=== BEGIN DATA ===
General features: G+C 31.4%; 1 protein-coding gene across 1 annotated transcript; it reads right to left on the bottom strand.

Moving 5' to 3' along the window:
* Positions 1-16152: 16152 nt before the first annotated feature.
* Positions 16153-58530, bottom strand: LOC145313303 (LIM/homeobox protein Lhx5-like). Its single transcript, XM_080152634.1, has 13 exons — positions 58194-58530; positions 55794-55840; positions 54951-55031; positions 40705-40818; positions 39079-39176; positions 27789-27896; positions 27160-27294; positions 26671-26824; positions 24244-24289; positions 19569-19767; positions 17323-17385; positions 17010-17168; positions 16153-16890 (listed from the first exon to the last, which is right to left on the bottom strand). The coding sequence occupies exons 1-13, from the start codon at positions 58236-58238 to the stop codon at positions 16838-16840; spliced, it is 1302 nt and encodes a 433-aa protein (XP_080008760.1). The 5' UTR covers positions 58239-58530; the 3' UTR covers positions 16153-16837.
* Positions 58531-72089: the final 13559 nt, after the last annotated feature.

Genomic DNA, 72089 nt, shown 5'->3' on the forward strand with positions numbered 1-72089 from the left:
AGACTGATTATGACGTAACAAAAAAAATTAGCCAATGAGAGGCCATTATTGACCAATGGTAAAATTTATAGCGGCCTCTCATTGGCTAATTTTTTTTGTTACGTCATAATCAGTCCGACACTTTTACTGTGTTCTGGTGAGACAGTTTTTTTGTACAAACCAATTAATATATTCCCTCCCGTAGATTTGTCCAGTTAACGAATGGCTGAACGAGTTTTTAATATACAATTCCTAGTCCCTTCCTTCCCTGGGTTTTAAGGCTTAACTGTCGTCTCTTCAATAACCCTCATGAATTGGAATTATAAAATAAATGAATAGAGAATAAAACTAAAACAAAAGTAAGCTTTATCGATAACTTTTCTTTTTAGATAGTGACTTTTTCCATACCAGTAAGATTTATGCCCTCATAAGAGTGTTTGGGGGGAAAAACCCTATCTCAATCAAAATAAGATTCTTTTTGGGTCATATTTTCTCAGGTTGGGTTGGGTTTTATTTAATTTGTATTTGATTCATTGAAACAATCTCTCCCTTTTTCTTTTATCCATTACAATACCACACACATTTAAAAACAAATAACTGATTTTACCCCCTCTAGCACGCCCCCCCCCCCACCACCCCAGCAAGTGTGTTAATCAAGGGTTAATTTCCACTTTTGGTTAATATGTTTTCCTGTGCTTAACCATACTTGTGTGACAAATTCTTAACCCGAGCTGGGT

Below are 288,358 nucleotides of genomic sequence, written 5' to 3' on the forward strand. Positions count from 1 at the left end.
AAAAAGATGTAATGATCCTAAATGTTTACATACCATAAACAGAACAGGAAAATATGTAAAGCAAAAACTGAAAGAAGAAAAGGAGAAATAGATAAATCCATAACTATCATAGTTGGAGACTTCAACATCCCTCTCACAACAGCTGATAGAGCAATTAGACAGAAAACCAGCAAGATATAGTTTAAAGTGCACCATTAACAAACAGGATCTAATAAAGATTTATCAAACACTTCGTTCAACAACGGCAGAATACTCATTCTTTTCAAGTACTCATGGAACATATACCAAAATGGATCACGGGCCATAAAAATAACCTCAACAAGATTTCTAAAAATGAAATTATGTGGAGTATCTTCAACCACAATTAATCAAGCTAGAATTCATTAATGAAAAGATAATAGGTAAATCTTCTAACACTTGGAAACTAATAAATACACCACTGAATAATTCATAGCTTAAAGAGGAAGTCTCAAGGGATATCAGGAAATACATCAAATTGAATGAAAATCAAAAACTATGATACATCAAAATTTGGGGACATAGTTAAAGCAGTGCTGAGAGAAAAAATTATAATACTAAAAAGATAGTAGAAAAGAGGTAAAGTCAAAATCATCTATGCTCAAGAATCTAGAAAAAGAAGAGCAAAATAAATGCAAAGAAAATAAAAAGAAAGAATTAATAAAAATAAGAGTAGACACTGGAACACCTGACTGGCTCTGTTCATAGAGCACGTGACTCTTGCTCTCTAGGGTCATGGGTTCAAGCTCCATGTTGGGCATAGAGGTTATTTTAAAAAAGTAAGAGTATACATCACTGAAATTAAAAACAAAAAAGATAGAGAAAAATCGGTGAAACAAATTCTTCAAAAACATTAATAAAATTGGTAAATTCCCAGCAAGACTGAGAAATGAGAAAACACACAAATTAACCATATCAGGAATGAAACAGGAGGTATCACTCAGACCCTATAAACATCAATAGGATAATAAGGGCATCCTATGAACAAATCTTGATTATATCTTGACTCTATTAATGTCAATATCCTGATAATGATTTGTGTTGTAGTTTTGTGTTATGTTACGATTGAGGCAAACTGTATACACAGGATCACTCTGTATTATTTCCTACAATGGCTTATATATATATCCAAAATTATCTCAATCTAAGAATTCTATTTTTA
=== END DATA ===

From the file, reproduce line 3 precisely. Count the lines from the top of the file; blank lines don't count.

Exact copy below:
* Positions 1-16152: 16152 nt before the first annotated feature.